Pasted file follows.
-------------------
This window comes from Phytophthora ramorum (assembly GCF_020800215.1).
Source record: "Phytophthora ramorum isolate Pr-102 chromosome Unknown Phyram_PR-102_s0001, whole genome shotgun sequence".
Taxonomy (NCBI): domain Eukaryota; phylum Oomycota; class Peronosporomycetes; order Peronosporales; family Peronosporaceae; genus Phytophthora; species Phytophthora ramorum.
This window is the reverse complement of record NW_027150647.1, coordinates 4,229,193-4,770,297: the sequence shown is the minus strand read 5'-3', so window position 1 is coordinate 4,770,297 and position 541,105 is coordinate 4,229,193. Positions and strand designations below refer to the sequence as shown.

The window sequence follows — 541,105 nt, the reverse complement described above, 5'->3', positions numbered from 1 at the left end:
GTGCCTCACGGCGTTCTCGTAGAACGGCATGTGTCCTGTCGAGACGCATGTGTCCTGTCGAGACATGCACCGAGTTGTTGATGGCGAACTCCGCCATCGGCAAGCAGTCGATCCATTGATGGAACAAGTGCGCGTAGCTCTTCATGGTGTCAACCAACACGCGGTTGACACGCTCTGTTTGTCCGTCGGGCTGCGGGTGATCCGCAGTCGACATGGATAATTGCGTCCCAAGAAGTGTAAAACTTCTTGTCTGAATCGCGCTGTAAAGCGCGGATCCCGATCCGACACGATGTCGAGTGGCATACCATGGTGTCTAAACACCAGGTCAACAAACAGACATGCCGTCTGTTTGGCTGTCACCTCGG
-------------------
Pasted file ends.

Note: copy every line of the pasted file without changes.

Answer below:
This window comes from Phytophthora ramorum (assembly GCF_020800215.1).
Source record: "Phytophthora ramorum isolate Pr-102 chromosome Unknown Phyram_PR-102_s0001, whole genome shotgun sequence".
Taxonomy (NCBI): domain Eukaryota; phylum Oomycota; class Peronosporomycetes; order Peronosporales; family Peronosporaceae; genus Phytophthora; species Phytophthora ramorum.
This window is the reverse complement of record NW_027150647.1, coordinates 4,229,193-4,770,297: the sequence shown is the minus strand read 5'-3', so window position 1 is coordinate 4,770,297 and position 541,105 is coordinate 4,229,193. Positions and strand designations below refer to the sequence as shown.

The window sequence follows — 541,105 nt, the reverse complement described above, 5'->3', positions numbered from 1 at the left end:
GTGCCTCACGGCGTTCTCGTAGAACGGCATGTGTCCTGTCGAGACGCATGTGTCCTGTCGAGACATGCACCGAGTTGTTGATGGCGAACTCCGCCATCGGCAAGCAGTCGATCCATTGATGGAACAAGTGCGCGTAGCTCTTCATGGTGTCAACCAACACGCGGTTGACACGCTCTGTTTGTCCGTCGGGCTGCGGGTGATCCGCAGTCGACATGGATAATTGCGTCCCAAGAAGTGTAAAACTTCTTGTCTGAATCGCGCTGTAAAGCGCGGATCCCGATCCGACACGATGTCGAGTGGCATACCATGGTGTCTAAACACCAGGTCAACAAACAGACATGCCGTCTGTTTGGCTGTCACCTCGG